Zsh Mailing List Archive
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Re: Sorting file names randomly

    Hi Bart :)

 * Bart Schaefer <schaefer@xxxxxxxxxxxxxxxx> dixit:
> On Jul 23,  9:42pm, DervishD wrote:
> }     shuffle dir1/* dir2/* ...
> There's no reason to noglob and alias this.  The space required to
> expand the glob on the command line is no worse than what you're
> doing inside the function anyway, and there aren't argument-size
> limits on calls to shell functions, only on external commands.

    I thought that command line size limits applied to shell
functions too and I wanted to avoid exceeding it. The expansion
inside the shell function is done in an assignment, not a call, so I
assumed that size constrains didn't apply.

    Thanks for the explanation, because I find very useful to be able
to do the glob in the command line, just in case I want to make sure
about what is being generated :)

> }     Any simple way of using the above solution for this new problem
> Not really; glob qualifiers aren't going to do it for you.

    OK. Thanks.
> } Any simple way of doing the random sort on a group of patterns?
> You'll have to first expand them and then sort the resulting array.

    That's, more or less, what I'm doing now in my function.
> }     The function returns the list in the 'reply' array parameter, and
> } prints it on stdout.
> }     If anybody can make it better/shorter, suggestions are welcome ;)
> The following won't work in versions of zsh that lack the += assignment:

    Mine has, and I don't want this function to be portable, my only
aim is to make it work in my box ;)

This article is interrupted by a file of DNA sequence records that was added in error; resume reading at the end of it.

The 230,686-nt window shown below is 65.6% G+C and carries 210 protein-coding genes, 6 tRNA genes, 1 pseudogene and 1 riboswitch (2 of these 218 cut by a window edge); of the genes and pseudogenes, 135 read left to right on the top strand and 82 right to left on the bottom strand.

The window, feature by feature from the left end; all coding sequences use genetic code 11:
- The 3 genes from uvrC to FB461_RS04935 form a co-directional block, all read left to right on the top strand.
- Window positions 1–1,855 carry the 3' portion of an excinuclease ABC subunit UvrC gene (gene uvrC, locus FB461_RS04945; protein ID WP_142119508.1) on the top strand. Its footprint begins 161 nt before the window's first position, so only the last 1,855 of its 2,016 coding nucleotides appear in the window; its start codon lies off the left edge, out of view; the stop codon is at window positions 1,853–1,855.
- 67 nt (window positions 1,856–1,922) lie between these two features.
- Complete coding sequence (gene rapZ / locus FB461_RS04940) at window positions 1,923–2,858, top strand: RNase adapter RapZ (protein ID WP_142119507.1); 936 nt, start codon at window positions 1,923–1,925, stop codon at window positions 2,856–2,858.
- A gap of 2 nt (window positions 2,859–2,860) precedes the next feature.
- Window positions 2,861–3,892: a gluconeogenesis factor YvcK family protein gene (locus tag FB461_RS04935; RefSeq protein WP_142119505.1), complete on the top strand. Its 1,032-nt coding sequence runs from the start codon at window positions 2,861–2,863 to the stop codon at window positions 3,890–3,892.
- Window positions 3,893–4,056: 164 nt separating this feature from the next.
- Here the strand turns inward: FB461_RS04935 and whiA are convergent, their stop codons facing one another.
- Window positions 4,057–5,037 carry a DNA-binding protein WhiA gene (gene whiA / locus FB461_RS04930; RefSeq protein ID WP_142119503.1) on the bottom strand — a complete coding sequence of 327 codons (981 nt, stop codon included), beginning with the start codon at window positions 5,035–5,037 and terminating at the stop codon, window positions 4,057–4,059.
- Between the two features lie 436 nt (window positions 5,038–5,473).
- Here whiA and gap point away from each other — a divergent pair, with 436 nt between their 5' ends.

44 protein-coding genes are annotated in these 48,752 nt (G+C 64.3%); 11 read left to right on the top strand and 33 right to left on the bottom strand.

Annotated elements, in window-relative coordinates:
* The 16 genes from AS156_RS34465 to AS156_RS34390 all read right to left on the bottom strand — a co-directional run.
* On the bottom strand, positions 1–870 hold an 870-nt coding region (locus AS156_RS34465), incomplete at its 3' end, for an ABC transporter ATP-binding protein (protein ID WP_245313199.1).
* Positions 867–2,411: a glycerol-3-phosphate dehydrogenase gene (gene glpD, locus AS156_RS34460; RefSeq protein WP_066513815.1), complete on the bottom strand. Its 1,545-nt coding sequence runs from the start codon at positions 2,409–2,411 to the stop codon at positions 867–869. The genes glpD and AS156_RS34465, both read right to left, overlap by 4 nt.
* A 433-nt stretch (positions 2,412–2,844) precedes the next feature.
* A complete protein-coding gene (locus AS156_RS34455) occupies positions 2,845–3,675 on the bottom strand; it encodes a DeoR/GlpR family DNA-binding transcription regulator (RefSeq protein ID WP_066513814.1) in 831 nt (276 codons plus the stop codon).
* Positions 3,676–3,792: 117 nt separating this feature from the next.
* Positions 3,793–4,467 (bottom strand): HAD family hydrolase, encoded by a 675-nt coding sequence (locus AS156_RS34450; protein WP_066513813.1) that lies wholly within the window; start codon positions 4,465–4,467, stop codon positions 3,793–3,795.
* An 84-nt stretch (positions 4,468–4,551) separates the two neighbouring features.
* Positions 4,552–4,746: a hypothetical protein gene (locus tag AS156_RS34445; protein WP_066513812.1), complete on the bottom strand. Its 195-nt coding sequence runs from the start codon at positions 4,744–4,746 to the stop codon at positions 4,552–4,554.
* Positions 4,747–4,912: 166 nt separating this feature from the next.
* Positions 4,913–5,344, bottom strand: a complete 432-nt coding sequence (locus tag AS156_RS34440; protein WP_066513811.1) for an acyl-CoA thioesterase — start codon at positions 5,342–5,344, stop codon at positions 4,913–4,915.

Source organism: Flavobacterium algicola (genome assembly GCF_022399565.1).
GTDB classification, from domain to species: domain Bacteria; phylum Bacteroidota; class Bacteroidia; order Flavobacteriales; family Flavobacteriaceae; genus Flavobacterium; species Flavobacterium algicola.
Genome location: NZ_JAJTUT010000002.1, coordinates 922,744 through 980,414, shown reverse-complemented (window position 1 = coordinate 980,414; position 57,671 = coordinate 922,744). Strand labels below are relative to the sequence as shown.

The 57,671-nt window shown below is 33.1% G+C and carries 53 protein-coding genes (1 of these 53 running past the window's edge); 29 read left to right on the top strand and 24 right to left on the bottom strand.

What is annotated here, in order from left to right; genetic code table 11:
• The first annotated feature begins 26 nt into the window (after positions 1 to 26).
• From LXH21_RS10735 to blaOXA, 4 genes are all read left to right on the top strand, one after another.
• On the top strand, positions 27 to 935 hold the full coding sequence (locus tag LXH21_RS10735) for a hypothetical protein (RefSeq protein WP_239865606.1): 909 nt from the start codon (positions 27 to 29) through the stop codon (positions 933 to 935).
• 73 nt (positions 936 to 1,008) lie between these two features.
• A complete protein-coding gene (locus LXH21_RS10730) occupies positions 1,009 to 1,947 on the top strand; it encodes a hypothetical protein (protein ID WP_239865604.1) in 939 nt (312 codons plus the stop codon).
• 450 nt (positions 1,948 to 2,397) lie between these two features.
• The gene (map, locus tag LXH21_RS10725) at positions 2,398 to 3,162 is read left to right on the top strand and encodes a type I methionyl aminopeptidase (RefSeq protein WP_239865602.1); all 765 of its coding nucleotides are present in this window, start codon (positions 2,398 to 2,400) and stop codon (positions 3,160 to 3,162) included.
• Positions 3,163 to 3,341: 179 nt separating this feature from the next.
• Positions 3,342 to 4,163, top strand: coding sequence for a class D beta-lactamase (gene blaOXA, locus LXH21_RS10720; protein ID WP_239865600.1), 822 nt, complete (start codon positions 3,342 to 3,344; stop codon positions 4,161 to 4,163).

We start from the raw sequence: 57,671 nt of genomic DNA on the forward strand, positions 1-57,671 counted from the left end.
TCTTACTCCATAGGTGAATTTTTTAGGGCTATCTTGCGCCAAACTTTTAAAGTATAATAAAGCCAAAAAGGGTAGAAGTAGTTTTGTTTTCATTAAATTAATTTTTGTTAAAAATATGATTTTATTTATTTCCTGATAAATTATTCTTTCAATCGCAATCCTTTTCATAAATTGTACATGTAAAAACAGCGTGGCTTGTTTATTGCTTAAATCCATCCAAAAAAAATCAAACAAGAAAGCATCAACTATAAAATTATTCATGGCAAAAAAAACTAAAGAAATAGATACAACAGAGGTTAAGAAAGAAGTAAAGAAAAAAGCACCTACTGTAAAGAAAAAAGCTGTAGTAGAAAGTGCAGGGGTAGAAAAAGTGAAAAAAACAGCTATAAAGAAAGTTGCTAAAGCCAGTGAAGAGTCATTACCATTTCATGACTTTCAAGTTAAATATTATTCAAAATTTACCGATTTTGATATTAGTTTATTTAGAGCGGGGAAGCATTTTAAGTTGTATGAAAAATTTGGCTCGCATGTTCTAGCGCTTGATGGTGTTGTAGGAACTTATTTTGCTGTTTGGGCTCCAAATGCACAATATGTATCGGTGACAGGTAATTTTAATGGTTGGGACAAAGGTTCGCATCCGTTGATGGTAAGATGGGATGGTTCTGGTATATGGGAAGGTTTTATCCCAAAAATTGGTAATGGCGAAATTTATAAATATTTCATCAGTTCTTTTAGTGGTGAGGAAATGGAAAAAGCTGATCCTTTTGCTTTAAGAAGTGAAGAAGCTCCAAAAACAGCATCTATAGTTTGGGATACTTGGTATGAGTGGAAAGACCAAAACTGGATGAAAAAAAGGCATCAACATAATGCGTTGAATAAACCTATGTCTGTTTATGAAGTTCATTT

>     function shuffle {
>       emulate -L zsh
>       integer i
>       reply=()
>       # set -- $~*   # uncomment to use with noglob alias
>       for ((i=1; i <= $#; ++i)) { reply[i*RANDOM/32768+1]+=($argv[i]) }
>       shift reply
>       print -l $reply
>     }

    Why is it better than my function? Appart from the fact that I
don't fully understand it ;) I don't see any advantage. What I'm
missing here? Maybe this is faster than doing the '(e' thing?
> So this is a true shuffle; for each "card" $argv[i], we insert it into
> the reply "deck" at a random position among the previous i-1 cards.

    Yes, I now see how it works.
> A more efficient way might be this:
>     function shuffle {
>       emulate -L zsh
>       declare -A h
>       local +h -Z 5 RANDOM=$SECONDS
>       integer i
>       # set -- $~*   # uncomment to use with noglob alias
>       for ((i=1; i <= $#; ++i)) { h[$i.$RANDOM]=$argv[i] }
>       reply=( $h )
>       print -l $reply
>     }
> This creates random but unique hash keys and then retrieves the shuffled
> values in one assignment; we don't care that the order of hash values is
> indeterminate, because we want it to be random!  The local RANDOM is
> there to force it to be zero-padded to 5 places, so all the hash keys
> are the same length; probably not essential.

    I understand this one better ;) That's another solution I thought
of, but I assumed that if I used associative arrays, the order of
elements would be the order in which they were inserted (which is
not, I've discovered right now). So my only 'safe bet' was to use a
normal array and using $RANDOM as the index, but that had another
problem: if I shuffle tree or four lines, I will have an array 2^16
items large, mostly empty.

    Anyway, the ordering of elements in an associative array is not
very random if $RANDOM is not included in the key, and I don't
understand it :?? How are associative arrays elements sorted?
Randomly? First-added is first?

> (Incidentally, I didn't test this, but I'll bet that "seeding" a local
> RANDOM like that ruins the repeatable sequence of the global RANDOM.)

    Probably, but I don't care.

    Thanks a lot for your help :))) Since speed is not a problem,
I'll try with the first solution, although mine is fast enough for my
needs (and in a month I probably still remember how it works ;)).
Thanks again.

    Raúl Núñez de Arenas Coronado

Linux Registered User 88736 | http://www.dervishd.net
http://www.pleyades.net & http://www.gotesdelluna.net
It's my PC and I'll cry if I want to...

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